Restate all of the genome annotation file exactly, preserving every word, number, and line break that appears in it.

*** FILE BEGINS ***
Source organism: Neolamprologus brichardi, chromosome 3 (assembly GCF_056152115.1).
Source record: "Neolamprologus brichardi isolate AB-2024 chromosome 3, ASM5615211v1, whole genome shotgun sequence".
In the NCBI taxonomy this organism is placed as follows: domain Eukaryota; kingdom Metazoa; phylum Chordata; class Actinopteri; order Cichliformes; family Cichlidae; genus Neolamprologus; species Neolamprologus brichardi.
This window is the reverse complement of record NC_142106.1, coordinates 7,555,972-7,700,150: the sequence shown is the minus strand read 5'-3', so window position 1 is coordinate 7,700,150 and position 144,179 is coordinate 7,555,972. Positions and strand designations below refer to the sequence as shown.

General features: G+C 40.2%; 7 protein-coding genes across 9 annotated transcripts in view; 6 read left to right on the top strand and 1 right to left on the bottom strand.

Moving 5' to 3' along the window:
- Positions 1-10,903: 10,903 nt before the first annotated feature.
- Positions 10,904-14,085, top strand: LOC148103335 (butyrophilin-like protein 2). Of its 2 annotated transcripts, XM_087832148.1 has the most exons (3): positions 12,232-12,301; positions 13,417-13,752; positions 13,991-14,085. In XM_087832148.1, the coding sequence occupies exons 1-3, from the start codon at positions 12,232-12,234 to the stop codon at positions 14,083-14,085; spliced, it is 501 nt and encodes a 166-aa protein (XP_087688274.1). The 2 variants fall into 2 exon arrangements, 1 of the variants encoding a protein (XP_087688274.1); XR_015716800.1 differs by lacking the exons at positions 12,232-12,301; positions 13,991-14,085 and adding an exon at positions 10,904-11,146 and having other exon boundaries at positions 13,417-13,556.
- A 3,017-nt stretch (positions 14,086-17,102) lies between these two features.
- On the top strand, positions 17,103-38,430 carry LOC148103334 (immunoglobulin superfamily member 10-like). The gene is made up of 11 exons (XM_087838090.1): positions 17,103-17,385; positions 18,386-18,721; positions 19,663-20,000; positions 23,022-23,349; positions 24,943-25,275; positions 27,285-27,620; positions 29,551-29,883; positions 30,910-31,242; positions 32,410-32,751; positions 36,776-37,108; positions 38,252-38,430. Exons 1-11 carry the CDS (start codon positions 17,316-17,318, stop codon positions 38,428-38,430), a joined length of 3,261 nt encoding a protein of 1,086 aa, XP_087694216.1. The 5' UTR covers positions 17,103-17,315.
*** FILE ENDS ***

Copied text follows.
Source organism: Neolamprologus brichardi, chromosome 3 (assembly GCF_056152115.1).
Source record: "Neolamprologus brichardi isolate AB-2024 chromosome 3, ASM5615211v1, whole genome shotgun sequence".
In the NCBI taxonomy this organism is placed as follows: domain Eukaryota; kingdom Metazoa; phylum Chordata; class Actinopteri; order Cichliformes; family Cichlidae; genus Neolamprologus; species Neolamprologus brichardi.
This window is the reverse complement of record NC_142106.1, coordinates 7,555,972-7,700,150: the sequence shown is the minus strand read 5'-3', so window position 1 is coordinate 7,700,150 and position 144,179 is coordinate 7,555,972. Positions and strand designations below refer to the sequence as shown.

General features: G+C 40.2%; 7 protein-coding genes across 9 annotated transcripts in view; 6 read left to right on the top strand and 1 right to left on the bottom strand.

Moving 5' to 3' along the window:
- Positions 1-10,903: 10,903 nt before the first annotated feature.
- Positions 10,904-14,085, top strand: LOC148103335 (butyrophilin-like protein 2). Of its 2 annotated transcripts, XM_087832148.1 has the most exons (3): positions 12,232-12,301; positions 13,417-13,752; positions 13,991-14,085. In XM_087832148.1, the coding sequence occupies exons 1-3, from the start codon at positions 12,232-12,234 to the stop codon at positions 14,083-14,085; spliced, it is 501 nt and encodes a 166-aa protein (XP_087688274.1). The 2 variants fall into 2 exon arrangements, 1 of the variants encoding a protein (XP_087688274.1); XR_015716800.1 differs by lacking the exons at positions 12,232-12,301; positions 13,991-14,085 and adding an exon at positions 10,904-11,146 and having other exon boundaries at positions 13,417-13,556.
- A 3,017-nt stretch (positions 14,086-17,102) lies between these two features.
- On the top strand, positions 17,103-38,430 carry LOC148103334 (immunoglobulin superfamily member 10-like). The gene is made up of 11 exons (XM_087838090.1): positions 17,103-17,385; positions 18,386-18,721; positions 19,663-20,000; positions 23,022-23,349; positions 24,943-25,275; positions 27,285-27,620; positions 29,551-29,883; positions 30,910-31,242; positions 32,410-32,751; positions 36,776-37,108; positions 38,252-38,430. Exons 1-11 carry the CDS (start codon positions 17,316-17,318, stop codon positions 38,428-38,430), a joined length of 3,261 nt encoding a protein of 1,086 aa, XP_087694216.1. The 5' UTR covers positions 17,103-17,315.